• Increasing the demand and provision for Gaelic education
  • Developing Gaelic medium workforce recruitment, retention, training and supply
  • Gaelic in the family
  • Gaelic Language Plans developed and implemented by public bodies; and
  • Promotion of the social, economic and cultural value of Gaelic

Among those welcoming the Plan was Comhairle nan Eilean Siar (Western Isles Council). Convener Norman A MacDonald said: “Despite the challenges we face in terms of population, housing and jobs, the Comhairle has taken advantage of the many new opportunities which have arisen through government initiatives such as the Apprenticeship Scheme. This scheme encourages young islanders to earn whilst they learn and study for a degree in a subject which will be advantageous to them and to us in the future. The Comhairle also intends to participate in the Scottish Government’s Housing Scheme and we hope to see more houses being built in communities across the islands. Nearly three quarters of the land in the Western Isles is now in the hands of the community and over the past few years we have seen the impact that community ownership of land can have in terms of boosting people’s sense of identity and realising the importance of their own language and culture.

“The Comhairle welcomes the new National Plan and is pleased to see the emphasis Bòrd na Gàidhlig has placed on communities. We remain committed to supporting Gaelic and will continue to work in partnership the Scottish Government and Bòrd na Gàidhlig in addition to local groups and communities.”

Charlotte Wright, Chief Executive of Highlands and Islands Enterprise, pointed to one of its key themes – the contribution increasing the use of Gaelic can make to the economy of Scotland. “Following on from the research we carried out in 2014, ‘Ar Stòras Gàidhlig’, we fully support the new commitments to increase the links between the language and culture and economic growth,” she said.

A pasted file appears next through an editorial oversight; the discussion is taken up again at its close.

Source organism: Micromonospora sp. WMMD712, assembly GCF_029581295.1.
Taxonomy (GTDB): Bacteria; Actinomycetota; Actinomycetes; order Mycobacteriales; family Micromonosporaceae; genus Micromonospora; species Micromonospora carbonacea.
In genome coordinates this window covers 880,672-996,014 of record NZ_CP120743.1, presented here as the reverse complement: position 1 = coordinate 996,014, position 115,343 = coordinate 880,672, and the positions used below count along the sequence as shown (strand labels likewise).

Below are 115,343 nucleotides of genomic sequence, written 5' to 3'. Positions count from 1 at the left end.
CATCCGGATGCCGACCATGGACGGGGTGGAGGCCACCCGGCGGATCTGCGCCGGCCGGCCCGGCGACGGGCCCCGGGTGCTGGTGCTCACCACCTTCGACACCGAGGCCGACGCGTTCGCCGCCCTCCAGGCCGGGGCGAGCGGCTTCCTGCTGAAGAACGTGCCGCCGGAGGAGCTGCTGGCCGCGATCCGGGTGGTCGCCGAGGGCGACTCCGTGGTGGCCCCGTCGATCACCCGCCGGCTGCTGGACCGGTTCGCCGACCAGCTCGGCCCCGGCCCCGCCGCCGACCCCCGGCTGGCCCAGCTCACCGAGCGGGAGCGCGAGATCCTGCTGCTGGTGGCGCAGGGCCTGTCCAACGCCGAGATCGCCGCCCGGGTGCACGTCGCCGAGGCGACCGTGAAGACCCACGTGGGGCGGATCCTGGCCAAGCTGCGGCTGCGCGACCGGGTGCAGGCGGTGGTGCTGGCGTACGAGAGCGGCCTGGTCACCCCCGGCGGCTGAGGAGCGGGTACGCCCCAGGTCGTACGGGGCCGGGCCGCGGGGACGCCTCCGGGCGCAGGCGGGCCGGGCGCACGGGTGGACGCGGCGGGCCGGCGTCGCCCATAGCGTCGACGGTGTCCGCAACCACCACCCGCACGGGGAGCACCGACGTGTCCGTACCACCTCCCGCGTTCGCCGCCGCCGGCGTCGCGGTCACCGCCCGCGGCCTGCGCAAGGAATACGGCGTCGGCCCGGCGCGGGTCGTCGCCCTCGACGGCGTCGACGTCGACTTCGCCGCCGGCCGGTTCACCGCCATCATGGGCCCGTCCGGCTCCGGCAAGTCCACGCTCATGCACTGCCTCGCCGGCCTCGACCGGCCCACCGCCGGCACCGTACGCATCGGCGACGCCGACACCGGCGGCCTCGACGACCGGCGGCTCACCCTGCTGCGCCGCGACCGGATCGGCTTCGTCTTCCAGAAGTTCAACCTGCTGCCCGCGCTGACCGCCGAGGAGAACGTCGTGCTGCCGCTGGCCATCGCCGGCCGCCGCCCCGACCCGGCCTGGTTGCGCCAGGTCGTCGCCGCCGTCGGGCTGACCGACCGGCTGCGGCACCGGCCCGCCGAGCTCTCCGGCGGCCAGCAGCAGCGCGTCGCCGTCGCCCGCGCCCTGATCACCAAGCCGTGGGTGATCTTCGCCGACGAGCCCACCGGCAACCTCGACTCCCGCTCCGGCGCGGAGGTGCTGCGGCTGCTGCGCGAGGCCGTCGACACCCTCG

“This is particularly important in communities where Gaelic is spoken by a significant number of people and we are working with them to create opportunities to attract and retain people, in particular young people.  Employment in the creative industries, heritage, tourism and food and drink sectors, and in education are all are positively influenced by Gaelic.

“Considerable opportunities are arising from the language’s potential contribution in helping to drive economic growth in the region. We recognise the potential Gaelic has to increase people’s skills, their employability and the confidence to be entrepreneurial and we look forward to delivering our contribution to the growth of Gaelic in Scotland.”

Councillor Fergal Dalton, Glasgow City Council Administration Gaelic spokesman said: “I’m delighted, on behalf of Glasgow City Council, to welcome the new National Gaelic Language Plan and specifically the focus on learning as one of the key areas for growth.

“Our city is a proud and active promoter of Gaelic education and we’ve seen a sharp increase in demand for GME over the last few years and saw the opening of our second Gaelic primary school last year and the recent announcement of the Glasgow Gaelic school annexe opening in time for the new school term in August to address demand.

“Just last week we were celebrating the news that the Glasgow Gaelic School is the top performing state school in Scotland.

“Glasgow is a diverse community and the Council believes Gaelic is part of all citizens’ heritage and the growth in GME and in Gaelic learning across the city shows how widely the language is embraced.”